Modern strategies of prophylaxis of chasse of cervix of the uterus. Realities of present time (literature review)


  • V.K. Kondratiuk Shupyk National Healthcare University of Ukraine, Kyiv; SI «Institute of Pediatrics, Obstetrics and Gynecology named after academician O.M. Lukyanova of the NAMS of Ukraine», Kyiv, Ukraine
  • N.Ie. Horban SI «Institute of Pediatrics, Obstetrics and Gynecology named after academician O.M. Lukyanova of the NAMS of Ukraine», Kyiv, Ukraine
  • N.D. Koblosh SI «Institute of Pediatrics, Obstetrics and Gynecology named after academician O.M. Lukyanova of the NAMS of Ukraine», Kyiv, Ukraine



human papilloma virus, cervical cancer, vaccination, cornavirus disease


The role of human papilloma virus in the development of cervical cancer and other diseases of the anogenital area is proven and well known. Despite this, there is an annual increase in the incidence of cervical cancer. Cervical cancer screening is a population-based set of organizational and medical measures aimed at early detection of precancerous and tumorous diseases of the cervix and to reduce mortality in this group of patients. After the discovery of the viral nature of cervical cancer and the introduction of a number of methods to detect human papilloma virus — HPV testing has become important. Diagnosis of cancer in the early stages increases the likelihood of an effective response to organ-sparing surgical treatment, increases the patient's chances of survival and allows the use of less expensive treatments. HPV screening is sensitive not only to the detection of precancerous diseases, but also significantly reduces the incidence and mortality from cervical cancer, which is the main indicator of its effectiveness. However, specific antiviral treatments for human papillomavirus have not been developed, and vaccination is the only effective way to prevent cervical cancer and other associated diseases. The prevalence of papillomavirus infection has increased more than 10-fold in the last decade. One of the key points in cervical cancer prevention is vaccination. Routine HPV vaccination is recommended at the age of 11–12 years and can also be given from the age of 9; vaccination is recommended for all people under the age of 26 who did not pass the procedure on time; when vaccinating persons <15 years of age, it is recommended to administer the vaccine according to a 2-dose schedule. Individuals with human immunodeficiency virus and other immunosuppressed conditions should receive a 3-dose vaccination. In countries where human papillomavirus vaccination is widely used, the incidence rates show a decrease in the incidence of cervical cancer. The coronavirus pandemic threatens to disrupt vaccination against human viral papilloma in low- and middle-income countries, which negatively affects the strategy to eliminate cervical cancer. The WHO Global Response to the COVID Pandemic has been a catalyst for innovation and adaptation at the health system level that can be used to improve access to and dissemination of information in the context of HPV vaccination and cervical cancer screening.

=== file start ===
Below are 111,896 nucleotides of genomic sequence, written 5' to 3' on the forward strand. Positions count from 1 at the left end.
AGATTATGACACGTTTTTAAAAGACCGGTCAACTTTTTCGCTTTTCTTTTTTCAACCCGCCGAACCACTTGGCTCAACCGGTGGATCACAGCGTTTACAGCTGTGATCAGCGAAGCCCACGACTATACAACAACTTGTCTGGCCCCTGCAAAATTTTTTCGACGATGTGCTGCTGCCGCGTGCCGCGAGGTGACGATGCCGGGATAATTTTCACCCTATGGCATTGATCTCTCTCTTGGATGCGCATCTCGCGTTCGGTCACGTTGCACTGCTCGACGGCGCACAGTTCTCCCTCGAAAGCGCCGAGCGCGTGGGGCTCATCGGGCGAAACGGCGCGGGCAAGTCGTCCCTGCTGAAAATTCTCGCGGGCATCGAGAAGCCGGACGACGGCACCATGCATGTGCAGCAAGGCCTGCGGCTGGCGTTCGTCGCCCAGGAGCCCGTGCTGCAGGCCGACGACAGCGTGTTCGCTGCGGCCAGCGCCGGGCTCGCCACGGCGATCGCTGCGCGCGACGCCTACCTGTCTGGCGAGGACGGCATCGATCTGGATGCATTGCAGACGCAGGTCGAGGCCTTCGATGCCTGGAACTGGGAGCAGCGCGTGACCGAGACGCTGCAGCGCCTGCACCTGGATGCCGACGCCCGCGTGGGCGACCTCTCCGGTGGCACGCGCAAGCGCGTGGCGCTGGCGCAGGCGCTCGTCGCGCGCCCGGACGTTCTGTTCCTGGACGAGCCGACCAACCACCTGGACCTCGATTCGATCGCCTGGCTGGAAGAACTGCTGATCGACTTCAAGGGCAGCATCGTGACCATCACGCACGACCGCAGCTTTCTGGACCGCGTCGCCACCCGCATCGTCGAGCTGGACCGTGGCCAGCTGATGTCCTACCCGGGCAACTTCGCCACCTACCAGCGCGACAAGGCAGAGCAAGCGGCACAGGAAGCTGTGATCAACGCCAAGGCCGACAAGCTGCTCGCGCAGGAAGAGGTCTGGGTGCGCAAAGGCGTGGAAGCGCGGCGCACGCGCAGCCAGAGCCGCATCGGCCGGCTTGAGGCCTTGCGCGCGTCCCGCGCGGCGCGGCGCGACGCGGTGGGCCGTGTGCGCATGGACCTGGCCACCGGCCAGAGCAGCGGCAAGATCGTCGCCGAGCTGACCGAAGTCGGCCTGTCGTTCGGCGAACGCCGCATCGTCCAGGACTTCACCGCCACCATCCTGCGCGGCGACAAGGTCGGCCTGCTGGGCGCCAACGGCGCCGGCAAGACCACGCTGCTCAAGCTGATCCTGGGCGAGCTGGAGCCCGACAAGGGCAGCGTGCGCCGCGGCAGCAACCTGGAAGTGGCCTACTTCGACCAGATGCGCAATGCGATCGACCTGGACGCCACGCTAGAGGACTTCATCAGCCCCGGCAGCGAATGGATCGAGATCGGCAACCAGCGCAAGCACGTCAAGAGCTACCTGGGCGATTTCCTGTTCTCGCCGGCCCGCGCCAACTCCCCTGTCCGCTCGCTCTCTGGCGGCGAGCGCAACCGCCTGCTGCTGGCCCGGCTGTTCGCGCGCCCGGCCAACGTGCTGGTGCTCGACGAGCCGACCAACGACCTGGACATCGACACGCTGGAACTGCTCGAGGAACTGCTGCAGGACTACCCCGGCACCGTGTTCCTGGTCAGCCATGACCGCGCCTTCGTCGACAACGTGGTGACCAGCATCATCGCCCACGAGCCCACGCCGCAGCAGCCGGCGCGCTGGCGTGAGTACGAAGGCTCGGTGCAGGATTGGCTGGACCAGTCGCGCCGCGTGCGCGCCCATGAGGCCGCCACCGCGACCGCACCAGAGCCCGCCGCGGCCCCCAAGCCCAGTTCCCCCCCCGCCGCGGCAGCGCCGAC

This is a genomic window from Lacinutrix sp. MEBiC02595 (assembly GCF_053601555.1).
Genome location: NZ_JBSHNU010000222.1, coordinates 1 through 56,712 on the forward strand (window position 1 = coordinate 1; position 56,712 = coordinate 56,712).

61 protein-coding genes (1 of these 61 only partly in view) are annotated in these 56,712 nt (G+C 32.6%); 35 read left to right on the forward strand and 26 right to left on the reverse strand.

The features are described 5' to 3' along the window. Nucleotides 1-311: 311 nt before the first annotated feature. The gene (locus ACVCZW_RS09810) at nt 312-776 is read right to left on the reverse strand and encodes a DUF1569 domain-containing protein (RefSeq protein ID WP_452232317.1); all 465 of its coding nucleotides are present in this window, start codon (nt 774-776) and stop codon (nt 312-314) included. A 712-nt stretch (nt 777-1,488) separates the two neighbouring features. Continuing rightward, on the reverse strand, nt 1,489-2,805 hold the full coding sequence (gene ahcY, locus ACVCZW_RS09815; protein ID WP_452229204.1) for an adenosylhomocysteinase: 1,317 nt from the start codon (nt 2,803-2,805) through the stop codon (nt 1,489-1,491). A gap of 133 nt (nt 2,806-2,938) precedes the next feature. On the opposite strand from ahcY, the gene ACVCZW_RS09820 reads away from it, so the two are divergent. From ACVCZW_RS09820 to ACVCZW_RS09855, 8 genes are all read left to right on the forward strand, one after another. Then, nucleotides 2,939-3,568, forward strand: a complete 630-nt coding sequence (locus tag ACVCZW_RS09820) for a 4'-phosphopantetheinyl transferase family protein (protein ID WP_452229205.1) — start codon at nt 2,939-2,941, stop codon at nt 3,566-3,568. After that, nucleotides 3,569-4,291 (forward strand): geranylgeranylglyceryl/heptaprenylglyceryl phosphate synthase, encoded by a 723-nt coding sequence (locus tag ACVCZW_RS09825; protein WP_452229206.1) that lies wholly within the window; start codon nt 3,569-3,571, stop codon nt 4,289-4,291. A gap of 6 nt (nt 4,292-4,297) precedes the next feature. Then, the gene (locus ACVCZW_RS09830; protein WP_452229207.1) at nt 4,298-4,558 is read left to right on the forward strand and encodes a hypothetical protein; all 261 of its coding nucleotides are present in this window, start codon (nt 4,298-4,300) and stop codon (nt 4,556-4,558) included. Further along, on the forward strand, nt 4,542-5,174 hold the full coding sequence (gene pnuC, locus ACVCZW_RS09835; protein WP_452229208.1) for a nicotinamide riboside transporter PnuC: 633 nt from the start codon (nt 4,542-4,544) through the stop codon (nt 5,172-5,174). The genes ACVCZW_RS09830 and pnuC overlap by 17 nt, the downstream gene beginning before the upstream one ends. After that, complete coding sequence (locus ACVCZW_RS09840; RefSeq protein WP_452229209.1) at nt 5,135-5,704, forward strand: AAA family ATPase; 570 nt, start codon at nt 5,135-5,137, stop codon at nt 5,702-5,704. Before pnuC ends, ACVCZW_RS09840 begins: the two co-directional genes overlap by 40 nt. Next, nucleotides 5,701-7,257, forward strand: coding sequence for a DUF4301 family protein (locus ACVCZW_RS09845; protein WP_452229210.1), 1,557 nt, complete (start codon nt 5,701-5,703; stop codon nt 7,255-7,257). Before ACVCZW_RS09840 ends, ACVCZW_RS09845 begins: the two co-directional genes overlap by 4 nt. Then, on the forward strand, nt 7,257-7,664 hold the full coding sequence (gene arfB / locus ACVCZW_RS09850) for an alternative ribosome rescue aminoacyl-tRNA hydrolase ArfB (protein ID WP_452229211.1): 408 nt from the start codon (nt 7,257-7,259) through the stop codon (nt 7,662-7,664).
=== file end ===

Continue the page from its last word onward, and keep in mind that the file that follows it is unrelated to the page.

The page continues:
No conflict of interest was declared by the authors.


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